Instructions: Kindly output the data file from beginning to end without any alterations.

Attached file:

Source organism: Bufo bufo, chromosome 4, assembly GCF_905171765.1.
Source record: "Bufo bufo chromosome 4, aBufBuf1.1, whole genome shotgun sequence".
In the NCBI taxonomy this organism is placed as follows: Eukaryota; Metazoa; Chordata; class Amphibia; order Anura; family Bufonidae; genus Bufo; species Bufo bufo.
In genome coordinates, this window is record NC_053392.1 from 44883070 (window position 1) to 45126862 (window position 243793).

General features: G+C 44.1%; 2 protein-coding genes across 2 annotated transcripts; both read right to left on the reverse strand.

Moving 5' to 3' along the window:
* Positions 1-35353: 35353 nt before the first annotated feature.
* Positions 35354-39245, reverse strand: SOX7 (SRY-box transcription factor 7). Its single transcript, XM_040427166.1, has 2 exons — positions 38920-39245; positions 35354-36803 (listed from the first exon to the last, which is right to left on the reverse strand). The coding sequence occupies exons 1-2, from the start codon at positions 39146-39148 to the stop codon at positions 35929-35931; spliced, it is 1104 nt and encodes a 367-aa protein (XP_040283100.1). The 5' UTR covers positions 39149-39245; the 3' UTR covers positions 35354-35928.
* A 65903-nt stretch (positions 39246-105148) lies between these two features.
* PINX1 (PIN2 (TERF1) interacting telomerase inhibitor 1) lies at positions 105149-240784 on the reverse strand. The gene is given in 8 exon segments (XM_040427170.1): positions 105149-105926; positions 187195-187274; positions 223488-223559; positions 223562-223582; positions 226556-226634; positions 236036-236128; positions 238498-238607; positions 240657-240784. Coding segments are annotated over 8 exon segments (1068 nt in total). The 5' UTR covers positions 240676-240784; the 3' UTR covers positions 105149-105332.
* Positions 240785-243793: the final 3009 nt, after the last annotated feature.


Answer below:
Source organism: Bufo bufo, chromosome 4, assembly GCF_905171765.1.
Source record: "Bufo bufo chromosome 4, aBufBuf1.1, whole genome shotgun sequence".
In the NCBI taxonomy this organism is placed as follows: Eukaryota; Metazoa; Chordata; class Amphibia; order Anura; family Bufonidae; genus Bufo; species Bufo bufo.
In genome coordinates, this window is record NC_053392.1 from 44883070 (window position 1) to 45126862 (window position 243793).

General features: G+C 44.1%; 2 protein-coding genes across 2 annotated transcripts; both read right to left on the reverse strand.

Moving 5' to 3' along the window:
* Positions 1-35353: 35353 nt before the first annotated feature.
* Positions 35354-39245, reverse strand: SOX7 (SRY-box transcription factor 7). Its single transcript, XM_040427166.1, has 2 exons — positions 38920-39245; positions 35354-36803 (listed from the first exon to the last, which is right to left on the reverse strand). The coding sequence occupies exons 1-2, from the start codon at positions 39146-39148 to the stop codon at positions 35929-35931; spliced, it is 1104 nt and encodes a 367-aa protein (XP_040283100.1). The 5' UTR covers positions 39149-39245; the 3' UTR covers positions 35354-35928.
* A 65903-nt stretch (positions 39246-105148) lies between these two features.
* PINX1 (PIN2 (TERF1) interacting telomerase inhibitor 1) lies at positions 105149-240784 on the reverse strand. The gene is given in 8 exon segments (XM_040427170.1): positions 105149-105926; positions 187195-187274; positions 223488-223559; positions 223562-223582; positions 226556-226634; positions 236036-236128; positions 238498-238607; positions 240657-240784. Coding segments are annotated over 8 exon segments (1068 nt in total). The 5' UTR covers positions 240676-240784; the 3' UTR covers positions 105149-105332.
* Positions 240785-243793: the final 3009 nt, after the last annotated feature.